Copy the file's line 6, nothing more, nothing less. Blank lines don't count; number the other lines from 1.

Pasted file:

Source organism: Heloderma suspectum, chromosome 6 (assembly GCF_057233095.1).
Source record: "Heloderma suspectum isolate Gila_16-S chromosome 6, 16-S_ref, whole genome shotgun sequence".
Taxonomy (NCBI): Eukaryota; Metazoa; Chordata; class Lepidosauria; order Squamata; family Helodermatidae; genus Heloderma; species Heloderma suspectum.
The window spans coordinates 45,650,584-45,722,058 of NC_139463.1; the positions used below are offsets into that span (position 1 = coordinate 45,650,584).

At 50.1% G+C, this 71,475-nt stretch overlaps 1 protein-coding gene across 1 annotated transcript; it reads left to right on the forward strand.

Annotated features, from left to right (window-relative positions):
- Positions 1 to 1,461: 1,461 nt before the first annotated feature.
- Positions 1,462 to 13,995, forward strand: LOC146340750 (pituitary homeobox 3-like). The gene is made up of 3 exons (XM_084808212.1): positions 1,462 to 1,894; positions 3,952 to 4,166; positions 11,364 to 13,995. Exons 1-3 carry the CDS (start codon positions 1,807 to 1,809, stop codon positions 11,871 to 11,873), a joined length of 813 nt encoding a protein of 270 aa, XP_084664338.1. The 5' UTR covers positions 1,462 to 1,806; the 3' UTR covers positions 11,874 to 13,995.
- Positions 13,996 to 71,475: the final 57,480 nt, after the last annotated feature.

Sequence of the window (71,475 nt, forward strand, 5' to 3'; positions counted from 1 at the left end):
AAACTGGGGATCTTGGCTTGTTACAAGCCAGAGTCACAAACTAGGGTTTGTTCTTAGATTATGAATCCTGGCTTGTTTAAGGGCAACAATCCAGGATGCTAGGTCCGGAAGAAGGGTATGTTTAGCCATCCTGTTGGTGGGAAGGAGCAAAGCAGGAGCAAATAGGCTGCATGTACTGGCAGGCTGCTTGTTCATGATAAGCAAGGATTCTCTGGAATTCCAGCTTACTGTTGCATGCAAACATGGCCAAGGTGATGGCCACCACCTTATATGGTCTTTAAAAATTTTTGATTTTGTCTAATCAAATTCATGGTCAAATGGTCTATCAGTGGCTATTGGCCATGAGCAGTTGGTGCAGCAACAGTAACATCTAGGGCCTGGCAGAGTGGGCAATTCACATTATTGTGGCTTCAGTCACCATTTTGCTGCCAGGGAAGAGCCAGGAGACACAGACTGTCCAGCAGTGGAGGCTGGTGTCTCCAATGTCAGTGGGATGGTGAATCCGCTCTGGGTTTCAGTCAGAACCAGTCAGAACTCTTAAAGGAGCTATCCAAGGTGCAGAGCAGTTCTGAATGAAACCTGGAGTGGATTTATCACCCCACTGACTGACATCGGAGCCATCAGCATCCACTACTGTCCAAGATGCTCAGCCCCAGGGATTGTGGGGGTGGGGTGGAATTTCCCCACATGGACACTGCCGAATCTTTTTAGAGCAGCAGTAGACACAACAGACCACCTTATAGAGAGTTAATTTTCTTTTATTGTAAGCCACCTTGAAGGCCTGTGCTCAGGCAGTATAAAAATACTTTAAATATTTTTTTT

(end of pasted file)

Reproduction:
Annotated features, from left to right (window-relative positions):